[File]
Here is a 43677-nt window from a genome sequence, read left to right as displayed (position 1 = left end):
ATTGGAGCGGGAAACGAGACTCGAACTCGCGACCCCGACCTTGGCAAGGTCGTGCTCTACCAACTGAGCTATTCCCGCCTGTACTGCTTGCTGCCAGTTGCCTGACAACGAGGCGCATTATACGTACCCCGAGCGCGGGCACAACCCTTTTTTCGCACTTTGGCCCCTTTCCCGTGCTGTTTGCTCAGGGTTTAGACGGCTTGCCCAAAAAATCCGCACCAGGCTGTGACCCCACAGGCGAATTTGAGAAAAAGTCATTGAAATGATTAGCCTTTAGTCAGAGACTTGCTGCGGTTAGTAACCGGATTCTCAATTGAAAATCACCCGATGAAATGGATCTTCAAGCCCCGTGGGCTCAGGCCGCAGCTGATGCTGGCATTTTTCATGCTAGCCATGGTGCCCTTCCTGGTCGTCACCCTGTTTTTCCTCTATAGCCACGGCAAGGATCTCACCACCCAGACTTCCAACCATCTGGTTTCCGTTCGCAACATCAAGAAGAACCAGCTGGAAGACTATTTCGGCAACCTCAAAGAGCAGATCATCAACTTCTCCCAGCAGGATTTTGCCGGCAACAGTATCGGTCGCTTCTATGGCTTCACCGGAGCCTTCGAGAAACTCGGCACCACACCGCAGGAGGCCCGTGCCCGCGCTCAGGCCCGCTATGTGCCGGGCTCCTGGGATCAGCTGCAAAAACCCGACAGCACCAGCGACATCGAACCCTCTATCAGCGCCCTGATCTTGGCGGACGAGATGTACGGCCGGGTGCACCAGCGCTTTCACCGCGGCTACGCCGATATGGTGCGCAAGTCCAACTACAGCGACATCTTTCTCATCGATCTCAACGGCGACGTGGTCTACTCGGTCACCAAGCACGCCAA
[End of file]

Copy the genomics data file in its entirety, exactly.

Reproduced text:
Here is a 43677-nt window from a genome sequence, read left to right as displayed (position 1 = left end):
ATTGGAGCGGGAAACGAGACTCGAACTCGCGACCCCGACCTTGGCAAGGTCGTGCTCTACCAACTGAGCTATTCCCGCCTGTACTGCTTGCTGCCAGTTGCCTGACAACGAGGCGCATTATACGTACCCCGAGCGCGGGCACAACCCTTTTTTCGCACTTTGGCCCCTTTCCCGTGCTGTTTGCTCAGGGTTTAGACGGCTTGCCCAAAAAATCCGCACCAGGCTGTGACCCCACAGGCGAATTTGAGAAAAAGTCATTGAAATGATTAGCCTTTAGTCAGAGACTTGCTGCGGTTAGTAACCGGATTCTCAATTGAAAATCACCCGATGAAATGGATCTTCAAGCCCCGTGGGCTCAGGCCGCAGCTGATGCTGGCATTTTTCATGCTAGCCATGGTGCCCTTCCTGGTCGTCACCCTGTTTTTCCTCTATAGCCACGGCAAGGATCTCACCACCCAGACTTCCAACCATCTGGTTTCCGTTCGCAACATCAAGAAGAACCAGCTGGAAGACTATTTCGGCAACCTCAAAGAGCAGATCATCAACTTCTCCCAGCAGGATTTTGCCGGCAACAGTATCGGTCGCTTCTATGGCTTCACCGGAGCCTTCGAGAAACTCGGCACCACACCGCAGGAGGCCCGTGCCCGCGCTCAGGCCCGCTATGTGCCGGGCTCCTGGGATCAGCTGCAAAAACCCGACAGCACCAGCGACATCGAACCCTCTATCAGCGCCCTGATCTTGGCGGACGAGATGTACGGCCGGGTGCACCAGCGCTTTCACCGCGGCTACGCCGATATGGTGCGCAAGTCCAACTACAGCGACATCTTTCTCATCGATCTCAACGGCGACGTGGTCTACTCGGTCACCAAGCACGCCAA